# Prove that p has m distinct roots if and only if p and p' have no roots in common

Problem: Suppose $p \in \mathcal{P}(\mathbf{C})$ has degree $m$. Prove that $p$ has $m$ distinct roots if and only if $p$ and its derivative $p'$ have no roots in common.

My proof so far: If $m=0$, then $p(z)=a_0\neq 0$ and $p$ has no roots. Then $p'(z)=0$ and has no roots. If $m=1$, then $p(z)=a_0+a_1z$ with $a_1 \neq 0$ so $p$ has exactly one root, namely $-a_0/a_1$ and $p'(z)=a_1$ and has no roots. In both cases, $p$ and $p'$ have no roots in common.

Now suppose $m > 1$. We use induction on $m$, assuming that for every polynomial $r$ with $m-1$ distinct roots, $r$ and $r'$ have no roots in common. Let $p$ be a polynomial of degree $m$ with distinct roots. There exists $q$ such that \begin{align*} p(z)=(z-\lambda)q(z) \end{align*} for all $z \in \mathbf{F}$. Since q has $m-1$ distinct roots, $q$ and $q'$ have no roots in common. By the chain rule, \begin{align*} p'(z)=(z-\lambda)q'(z)+q(z) \end{align*} We know that $\lambda$ is not a root of $p'$ since $p'(\lambda)=(\lambda-\lambda)q'(z)+q(\lambda)=0+q(\lambda)\neq 0$ as lambda is not a root of $q$. All other roots of $p$ are roots of $q$. For these roots $\lambda_q$, $p'(\lambda_q)=(\lambda-\lambda_q)q'(\lambda_q)+q(\lambda_q)=(\lambda-\lambda_q)q'(\lambda_q) + 0 \neq 0$.

Now suppose $m > 1$. We use induction on $m$, this time assuming that for every polynomial $r$ of degree $m-1$ such that $r$ and $r'$ have no roots in common, $r$ has $m-1$ distinct roots.

I'm stuck here, since I don't know how to how to manipulate the derivatives. I'm not sure if proof by induction is the best approach here as well and I'd appreciate your help!

Not sure that induction is really the way to go. Here is a sketch of a possible argument.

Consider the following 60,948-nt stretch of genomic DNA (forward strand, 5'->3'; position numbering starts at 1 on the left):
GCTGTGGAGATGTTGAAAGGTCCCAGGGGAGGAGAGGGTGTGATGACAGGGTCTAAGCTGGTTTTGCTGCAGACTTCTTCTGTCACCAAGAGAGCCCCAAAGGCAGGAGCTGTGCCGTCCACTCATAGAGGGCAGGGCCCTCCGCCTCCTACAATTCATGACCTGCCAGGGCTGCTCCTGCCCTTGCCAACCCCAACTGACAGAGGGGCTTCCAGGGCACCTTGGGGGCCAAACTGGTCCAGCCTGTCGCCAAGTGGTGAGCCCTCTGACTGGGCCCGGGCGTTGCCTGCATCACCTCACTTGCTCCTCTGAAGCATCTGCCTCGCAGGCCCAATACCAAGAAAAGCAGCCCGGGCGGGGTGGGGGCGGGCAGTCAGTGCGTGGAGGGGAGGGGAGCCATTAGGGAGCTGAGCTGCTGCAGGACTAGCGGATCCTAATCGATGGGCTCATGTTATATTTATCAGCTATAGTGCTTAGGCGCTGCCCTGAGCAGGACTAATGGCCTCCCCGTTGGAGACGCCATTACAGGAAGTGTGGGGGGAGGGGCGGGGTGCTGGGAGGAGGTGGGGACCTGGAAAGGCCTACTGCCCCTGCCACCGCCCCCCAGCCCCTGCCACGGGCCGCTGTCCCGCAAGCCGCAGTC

Firstly, if $p$ does not have $m$ distinct roots then it has a double (or higher order) root $a$ and so $$p(x)=(x-a)^2q(x)$$ for some polynomial $q$. You can now easily calculate $p'$ and show that it has a root in common with $p$.

Conversely, if $p$ and $p'$ have a common root $a$ we can write $$p(x)=(x-a)q(x)\quad\hbox{and}\quad p'(x)=(x-a)r(x)\ .$$ Differentiating the first equation and equating it with the second, $$(x-a)q'(x)+q(x)=(x-a)r(x)\ ,$$ which shows that $x-a$ is a factor of $q(x)$. So $a$ is a double (at least) root of $p$.

Try writting $p(x)=(x-\lambda)^kq(x)$ where $q(\lambda)\neq 0$ then $$p^{\prime}(x)=k(x-\lambda)^{k-1}q(x) +(x-\lambda)^kq^{\prime}(x)$$ so $$(x-\lambda)|(p(x),p^{\prime}(x))$$ of and only if $k>1$. So the root $\lambda$ is a multiple root if and only if $p$ and $p^{\prime}$ have $\lambda$ as common root. Thus if $p$ and $p^{\prime}$ have no common roots, all roots of $p$ are simple and there must be $m$ of them.

• Thanks! This is a very simple and elegant proof! Jun 4 '14 at 7:13
• So would it be fine to combine this argument with the induction argument for the converse (I'm sure the induction is not efficient but it seems to work) to have a valid proof? Jun 4 '14 at 7:17

If $p(z)$ has $m$ distinct roots $\rho_j$, $1 \le j \le m$, then we may write

$p(z) = a \prod_1^m (z - \rho_j), \tag{1}$

where $0 \ne a \in \Bbb C$ is a complex constant. Then the derivative of $p(z)$ is

$p'(z) = a \sum_{k = 1}^m \prod_{j = 1, j \ne k}^m (z - \rho_j), \tag{2}$

and successively evaluating $p'(z)$ at $\rho_1$, $\rho_2$, $\ldots$, $\rho_m$ we see that

$p'(\rho_l) = a \prod_{j = 1, j \ne l}^m (\rho_l - \rho_j) \ne 0 \tag{3}$

since the $\rho_j$ are distinct; thus $p(z)$ and $p'(z)$ have no common zero.

If on the other hand we assume that $p(z)$has a multiple zero $\rho$, then

$p(z) = (z - \rho)^kq(z) \tag{4}$

for some $k \ge 2$ and $q(z) \in \Bbb C[z]$. We thus have

$p'(z) = k(z - \rho)^{k - 1}q(z) + (z - \rho)^kq'(z), \tag{5}$

which, since $k \ge 2$, shows that $(z - \rho) \mid p'(z)$; by contraposition, this in turn implies that if no $\rho$ satisfying $p(\rho) = p'(\rho) = 0$ exists, that is, there is no $\rho$ such that $(z - \rho) \mid p(z)$ and $(z - \rho) \mid p'(z)$, the roots of $p(z)$ must be distinct from one another.